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NtVDM under WinNT/2k/XP

Ratter
29a [7]
February 2004

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Intro

In this article I would like to present you the way the NT based operating system handle DOS and 16-bit Windows programs. It is really interesting and the subsystem which takes care of this is really a Good Piece of Software (TM) :-)

You prolly tried to run some old apps or games on your NT box, sometimes you were succesfull, sometimes not. Why the hell doesn't my old good game run on my NT machine and by my friend on Win9x it does? you say maybe to yourself. Well NT operating system was designed with security in mind (yeah :-)). That means, that processes don't share their memory (at least the writeable part of it, with some exceptions of course), if one process crashes, it won't crash the entire operating system or different independent process. You don't have write access to the IDT thus you cannot easily get into ring0 and you cannot directly access I/O ports.

Since most DOS and 16-Bit Windows progs don't only use the defined DOS/Windows api but use nasty hacks that talk directly to the hardware and/or access different processe's memory they simply cannot run under Windows NT without violating one of it's main base stones. Thatswhy some kind of jailbox, a virtual machine, is used in Windows NT based operating systems.

NTVDM

NTVDM stands for NT Virtual Dos Machine (surprisingly :-)) and is the name of the subsystem that consists of several parts spread from the kernel mode, user mode - in the normal Windows way of thinking - and the V86 mode in which DOS programs run (that don't use extenders). Let's take a deeper look at the components according to where they reside.

1) Kernel Mode parts

The most visible part is the communication API that is exported via the NtVdmControl function which is mostly called by the Monitor (see later in this section). NtVdmControl handles things such as initializing environment for the virtual machine (since DOS/16-Bit Windows tasks run in the process context of ntvdm.exe - the Monitor - some memory has to be unmapped (for example the one that starts with 0 that handles null pointer touching), some needs to be mapped into the address space (like various BIOS section, that are taken from the real machine virtual machine runs on), destroying virtual machine, queing interrupts, direct printer port access and finally executing in v86 mode.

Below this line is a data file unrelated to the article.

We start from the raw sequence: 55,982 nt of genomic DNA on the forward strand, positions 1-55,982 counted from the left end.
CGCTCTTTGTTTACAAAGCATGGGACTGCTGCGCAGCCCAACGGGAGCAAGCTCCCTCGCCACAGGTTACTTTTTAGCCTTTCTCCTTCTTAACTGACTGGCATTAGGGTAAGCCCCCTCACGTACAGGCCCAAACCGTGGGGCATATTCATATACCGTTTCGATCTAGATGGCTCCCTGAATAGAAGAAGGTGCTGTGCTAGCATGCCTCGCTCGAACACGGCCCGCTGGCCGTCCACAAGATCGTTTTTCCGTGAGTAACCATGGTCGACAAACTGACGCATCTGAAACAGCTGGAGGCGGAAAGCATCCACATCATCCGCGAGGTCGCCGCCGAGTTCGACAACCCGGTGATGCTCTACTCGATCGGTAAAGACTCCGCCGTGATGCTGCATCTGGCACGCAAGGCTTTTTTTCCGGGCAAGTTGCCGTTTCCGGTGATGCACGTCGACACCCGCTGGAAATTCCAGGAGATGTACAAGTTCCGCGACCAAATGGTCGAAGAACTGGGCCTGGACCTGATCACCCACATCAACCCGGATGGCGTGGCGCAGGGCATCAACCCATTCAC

But the prolly main part of NTVDM are the trap handlers - Mainly numbers 06h and 0dh. The trap number 06h is used by the kernel components (DOS, 16-Bit Windows, DPMI) to transfer execution from virtual task to the Monitor using a special (undefined) opcode (0c4h, 0c4h) which is followed by params. The 0dh trap handles mainly direct access to the hardware (inX, outX) which is also dispatched to the Monitor.

These are the main kernel mode parts which can be found in ntoskrnl.exe.

2) User Mode parts

The thing that assures that you're .com or 16-Bit .exe file gets runned is that CreateProcess searches for the way to run it. CreateProcess tries to find the subsystem (in cooperation with smss.exe) to which executable belongs. The function sooner or later realizes that the right thing to do is to run ntvdm.exe (if it is not already running - else the Win32 subsystem gets involved which sends "run new task" message to it, but depends on registry settings - if the virtual task must run in it's own ntvdm.exe/process, this won't happen) that will prepare environment for the virtual task execution and finally executes it.

Ntvdm.exe is really the Monitor. The routines in this prog handle all of the so called Bobs, ie provides the emulation layer. Ntvdm.exe is in fact SoftPC product from Insignia (you can find numerous strings in ntvdm.exe that proof this). SoftPC allows users of different architectures (like iMac) to run DOS and 16-Bit Windows programs. SoftPC also contains i386 emulation code, which doesn't get involved here, cause we're runned on i386 based box :-) (I am not sure, whether on NT boxes on Alphas is ntvdm.exe with i386 emulation present or is just void. If anyone knows, please drop me an email ...) The main loop of Monitor looks similar to this: